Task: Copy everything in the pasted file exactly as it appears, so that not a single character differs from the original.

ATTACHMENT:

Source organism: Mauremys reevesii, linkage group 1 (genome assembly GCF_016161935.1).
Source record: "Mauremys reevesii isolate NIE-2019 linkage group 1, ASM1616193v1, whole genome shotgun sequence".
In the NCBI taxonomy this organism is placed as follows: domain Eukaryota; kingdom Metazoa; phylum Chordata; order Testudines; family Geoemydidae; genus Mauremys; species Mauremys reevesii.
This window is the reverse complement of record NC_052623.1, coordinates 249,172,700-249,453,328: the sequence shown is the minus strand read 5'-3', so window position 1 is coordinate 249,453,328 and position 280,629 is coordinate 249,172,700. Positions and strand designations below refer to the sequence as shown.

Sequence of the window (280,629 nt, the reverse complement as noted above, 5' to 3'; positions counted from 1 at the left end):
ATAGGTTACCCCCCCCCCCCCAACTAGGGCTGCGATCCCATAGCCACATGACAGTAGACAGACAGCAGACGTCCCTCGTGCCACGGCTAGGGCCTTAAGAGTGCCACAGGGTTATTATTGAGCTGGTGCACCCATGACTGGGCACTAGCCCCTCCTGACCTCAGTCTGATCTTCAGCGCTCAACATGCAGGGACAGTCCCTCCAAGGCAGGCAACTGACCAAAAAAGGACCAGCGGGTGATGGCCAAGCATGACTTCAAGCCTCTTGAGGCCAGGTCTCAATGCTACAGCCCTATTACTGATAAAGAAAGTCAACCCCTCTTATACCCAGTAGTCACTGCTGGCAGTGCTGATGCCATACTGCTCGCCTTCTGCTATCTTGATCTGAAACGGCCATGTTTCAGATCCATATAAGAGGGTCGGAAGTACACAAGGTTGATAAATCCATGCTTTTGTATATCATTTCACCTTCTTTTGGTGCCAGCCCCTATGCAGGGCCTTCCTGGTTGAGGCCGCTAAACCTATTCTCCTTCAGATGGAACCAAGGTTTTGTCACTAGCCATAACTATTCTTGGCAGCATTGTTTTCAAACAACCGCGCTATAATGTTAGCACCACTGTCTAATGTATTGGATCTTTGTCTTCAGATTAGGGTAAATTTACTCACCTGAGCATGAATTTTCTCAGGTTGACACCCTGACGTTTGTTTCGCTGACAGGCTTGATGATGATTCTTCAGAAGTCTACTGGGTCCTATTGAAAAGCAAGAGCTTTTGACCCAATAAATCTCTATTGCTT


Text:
Source organism: Mauremys reevesii, linkage group 1 (genome assembly GCF_016161935.1).
Source record: "Mauremys reevesii isolate NIE-2019 linkage group 1, ASM1616193v1, whole genome shotgun sequence".
In the NCBI taxonomy this organism is placed as follows: domain Eukaryota; kingdom Metazoa; phylum Chordata; order Testudines; family Geoemydidae; genus Mauremys; species Mauremys reevesii.
This window is the reverse complement of record NC_052623.1, coordinates 249,172,700-249,453,328: the sequence shown is the minus strand read 5'-3', so window position 1 is coordinate 249,453,328 and position 280,629 is coordinate 249,172,700. Positions and strand designations below refer to the sequence as shown.

Sequence of the window (280,629 nt, the reverse complement as noted above, 5' to 3'; positions counted from 1 at the left end):
ATAGGTTACCCCCCCCCCCCCAACTAGGGCTGCGATCCCATAGCCACATGACAGTAGACAGACAGCAGACGTCCCTCGTGCCACGGCTAGGGCCTTAAGAGTGCCACAGGGTTATTATTGAGCTGGTGCACCCATGACTGGGCACTAGCCCCTCCTGACCTCAGTCTGATCTTCAGCGCTCAACATGCAGGGACAGTCCCTCCAAGGCAGGCAACTGACCAAAAAAGGACCAGCGGGTGATGGCCAAGCATGACTTCAAGCCTCTTGAGGCCAGGTCTCAATGCTACAGCCCTATTACTGATAAAGAAAGTCAACCCCTCTTATACCCAGTAGTCACTGCTGGCAGTGCTGATGCCATACTGCTCGCCTTCTGCTATCTTGATCTGAAACGGCCATGTTTCAGATCCATATAAGAGGGTCGGAAGTACACAAGGTTGATAAATCCATGCTTTTGTATATCATTTCACCTTCTTTTGGTGCCAGCCCCTATGCAGGGCCTTCCTGGTTGAGGCCGCTAAACCTATTCTCCTTCAGATGGAACCAAGGTTTTGTCACTAGCCATAACTATTCTTGGCAGCATTGTTTTCAAACAACCGCGCTATAATGTTAGCACCACTGTCTAATGTATTGGATCTTTGTCTTCAGATTAGGGTAAATTTACTCACCTGAGCATGAATTTTCTCAGGTTGACACCCTGACGTTTGTTTCGCTGACAGGCTTGATGATGATTCTTCAGAAGTCTACTGGGTCCTATTGAAAAGCAAGAGCTTTTGACCCAATAAATCTCTATTGCTT